Since the founding of the National Security Archive, nuclear crises, nuclear proliferation, and the role of nuclear weapons in U.S. policy have been central to its FOIA requesting. The overwhelming importance of the problem of nuclear weapons?an existential threat since the early years of the Cold War?has made this an essential focus. One of the Archive's first major projects was on the Cuban Missile Crisis; during the 1990s, other projects on Nuclear Nonproliferation Policy and U.S. Nuclear History followed. By the late 1990s, with the emergence of the World Wide Web, the Archive began routinely to post briefing books on nuclear weapons policy issues. The broad scope of the Archive's work on nuclear issues makes it worth gathering together this online material to make it more readily accessible to interested researchers.
The "Nuclear Vault" includes all previous and forthcoming Archive Electronic Briefing Books on nuclear weapons policy, cross-referenced with an index. It also includes newly-declassified documents that may be of interest to novices and experts alike.
For students of the field, the "Nuclear Vault" includes reading lists and other bibliographic information on key documents and significant contributions to the nuclear history and policy literature. The "Vault" will also provide links to valuable Web sites in the field, as well as occasional compilations of photos. The National Security Archive hopes that this material will help interested students and others to better their understanding of the grave problems raised by the nuclear age and its history.
The National Security Archive thanks the New-Land Foundation for the funding that supported creation of the Nuclear Vault. Special appreciation goes to the Prospect Hill Foundation for the funding that has kept up the pressure on the U.S. government to declassify the record of nuclear weapons policy, however embarrassing it may be. General support to the Archive from the John D. and Catherine T. MacArthur Foundation has been essential for the long-term success of this project in getting nuclear weapons policy documents declassified. The Carnegie Corporation of New York also provides vital funding for opening the record of U.S. nuclear policies, especially in relation to the former Soviet Union and Russia today. Other supporters who deserve our thanks include the Ploughshares Fund, the late lamented W. Alton Jones Foundation, the John Merck Fund, and the hundreds of university librarians who subscribe to the Digital National Security Archive by ProQuest.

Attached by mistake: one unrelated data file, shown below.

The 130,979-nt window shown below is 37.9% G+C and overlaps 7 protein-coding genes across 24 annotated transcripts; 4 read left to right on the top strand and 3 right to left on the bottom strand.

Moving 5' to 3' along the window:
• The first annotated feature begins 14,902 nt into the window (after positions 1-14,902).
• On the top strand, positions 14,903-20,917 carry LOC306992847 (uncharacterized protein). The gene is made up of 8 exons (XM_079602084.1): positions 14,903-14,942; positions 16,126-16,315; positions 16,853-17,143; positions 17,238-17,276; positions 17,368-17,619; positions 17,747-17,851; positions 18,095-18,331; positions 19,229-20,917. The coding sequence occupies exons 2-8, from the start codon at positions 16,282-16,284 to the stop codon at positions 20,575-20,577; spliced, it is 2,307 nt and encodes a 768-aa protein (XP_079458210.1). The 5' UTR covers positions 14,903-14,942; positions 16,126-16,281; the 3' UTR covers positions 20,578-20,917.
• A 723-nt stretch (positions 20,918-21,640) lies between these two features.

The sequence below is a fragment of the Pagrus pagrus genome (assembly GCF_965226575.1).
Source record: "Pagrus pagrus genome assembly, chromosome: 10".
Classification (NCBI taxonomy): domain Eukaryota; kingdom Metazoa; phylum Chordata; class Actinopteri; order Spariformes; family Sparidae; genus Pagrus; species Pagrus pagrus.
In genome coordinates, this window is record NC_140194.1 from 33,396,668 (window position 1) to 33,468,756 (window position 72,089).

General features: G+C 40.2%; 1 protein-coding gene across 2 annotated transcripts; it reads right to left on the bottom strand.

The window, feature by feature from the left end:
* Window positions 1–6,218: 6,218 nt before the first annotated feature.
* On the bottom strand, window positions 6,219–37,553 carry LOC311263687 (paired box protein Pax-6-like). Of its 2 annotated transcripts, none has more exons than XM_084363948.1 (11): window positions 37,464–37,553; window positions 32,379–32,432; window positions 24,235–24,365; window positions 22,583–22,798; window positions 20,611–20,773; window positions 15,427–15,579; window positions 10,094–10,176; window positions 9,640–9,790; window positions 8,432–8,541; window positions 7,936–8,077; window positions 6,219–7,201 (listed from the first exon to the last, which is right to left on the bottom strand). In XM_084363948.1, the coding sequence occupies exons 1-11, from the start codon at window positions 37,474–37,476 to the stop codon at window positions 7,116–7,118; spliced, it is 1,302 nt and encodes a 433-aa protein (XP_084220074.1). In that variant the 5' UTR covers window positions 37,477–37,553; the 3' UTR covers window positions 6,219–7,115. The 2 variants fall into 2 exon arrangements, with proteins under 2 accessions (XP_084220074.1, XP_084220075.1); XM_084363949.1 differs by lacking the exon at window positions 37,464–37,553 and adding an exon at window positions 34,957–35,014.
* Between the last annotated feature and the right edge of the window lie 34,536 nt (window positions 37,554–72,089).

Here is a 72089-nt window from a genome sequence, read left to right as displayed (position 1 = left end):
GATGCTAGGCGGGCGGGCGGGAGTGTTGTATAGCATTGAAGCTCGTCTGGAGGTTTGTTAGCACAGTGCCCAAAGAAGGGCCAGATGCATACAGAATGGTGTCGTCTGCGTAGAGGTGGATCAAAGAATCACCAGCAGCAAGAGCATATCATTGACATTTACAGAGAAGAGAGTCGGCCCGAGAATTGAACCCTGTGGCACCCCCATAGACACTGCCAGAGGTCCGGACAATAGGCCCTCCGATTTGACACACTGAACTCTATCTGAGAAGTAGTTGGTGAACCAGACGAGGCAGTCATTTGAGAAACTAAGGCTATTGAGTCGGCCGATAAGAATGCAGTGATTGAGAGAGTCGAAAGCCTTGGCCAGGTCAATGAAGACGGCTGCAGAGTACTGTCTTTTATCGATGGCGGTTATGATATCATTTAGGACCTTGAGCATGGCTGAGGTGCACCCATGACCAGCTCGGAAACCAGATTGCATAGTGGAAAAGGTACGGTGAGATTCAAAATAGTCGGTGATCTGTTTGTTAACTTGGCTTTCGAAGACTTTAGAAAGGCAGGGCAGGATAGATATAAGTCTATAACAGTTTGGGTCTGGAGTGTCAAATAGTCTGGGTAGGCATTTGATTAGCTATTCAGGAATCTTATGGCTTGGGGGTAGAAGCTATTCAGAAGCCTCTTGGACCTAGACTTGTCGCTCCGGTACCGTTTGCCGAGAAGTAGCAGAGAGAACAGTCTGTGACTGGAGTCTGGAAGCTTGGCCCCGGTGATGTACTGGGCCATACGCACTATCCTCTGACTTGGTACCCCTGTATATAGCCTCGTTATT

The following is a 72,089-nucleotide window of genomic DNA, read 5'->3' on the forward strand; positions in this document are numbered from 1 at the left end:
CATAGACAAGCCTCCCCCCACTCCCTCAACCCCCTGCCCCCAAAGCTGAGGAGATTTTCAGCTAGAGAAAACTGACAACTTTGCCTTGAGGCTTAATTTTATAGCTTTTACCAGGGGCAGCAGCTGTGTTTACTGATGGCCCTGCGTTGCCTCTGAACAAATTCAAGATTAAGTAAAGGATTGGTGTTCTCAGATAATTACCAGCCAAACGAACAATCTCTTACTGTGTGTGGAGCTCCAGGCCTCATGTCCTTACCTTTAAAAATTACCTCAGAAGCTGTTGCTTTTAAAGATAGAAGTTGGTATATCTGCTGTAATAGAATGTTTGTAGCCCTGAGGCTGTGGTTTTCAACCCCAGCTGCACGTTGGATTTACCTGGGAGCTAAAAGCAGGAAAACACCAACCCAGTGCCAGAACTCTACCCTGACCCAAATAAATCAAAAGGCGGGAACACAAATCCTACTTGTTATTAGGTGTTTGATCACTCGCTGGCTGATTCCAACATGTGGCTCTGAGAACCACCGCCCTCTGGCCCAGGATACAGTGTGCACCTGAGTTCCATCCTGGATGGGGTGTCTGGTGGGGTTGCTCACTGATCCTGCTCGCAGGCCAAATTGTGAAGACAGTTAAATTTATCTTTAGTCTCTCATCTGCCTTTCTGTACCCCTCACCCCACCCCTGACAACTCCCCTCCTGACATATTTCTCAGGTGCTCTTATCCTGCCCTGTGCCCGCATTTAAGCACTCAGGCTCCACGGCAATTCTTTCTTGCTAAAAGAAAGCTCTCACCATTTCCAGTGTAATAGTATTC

The editor of the Nuclear Vault is Archive senior analyst William Burr, who directs the Archive's Nuclear Documentation Project. Also working on nuclear weapons and weapons of mass destruction projects at the National Security Archive are senior fellows John Prados, Jeffrey Richelson, and Robert Wampler.
Atomic Energy Commission Inspectors Gave Dimona a Clean Bill of Health – Twice – after Deliberately Truncated Tours, but U.S. Intelligence Remained Suspicious
The millions of pages of classified and declassified documents on U.S. nuclear policy during and after the Cold War are beyond the comprehension of any one individual, even any U.S. government organization. The following documents, some published for the first time, address a number of key problems, such as the first use of nuclear weapons, effects of nuclear weapons, early Cold War preventive war thinking, constraints on nuclear weapons use, and possible outcomes of nuclear war.
20 photographs from the U.S. National Archives show a variety of Strategic Air Command installations and operations, including headquarters at Offutt Air Base and bomber and missile forces and deployments.
Select literature on U.S. nuclear weapons policy and nuclear history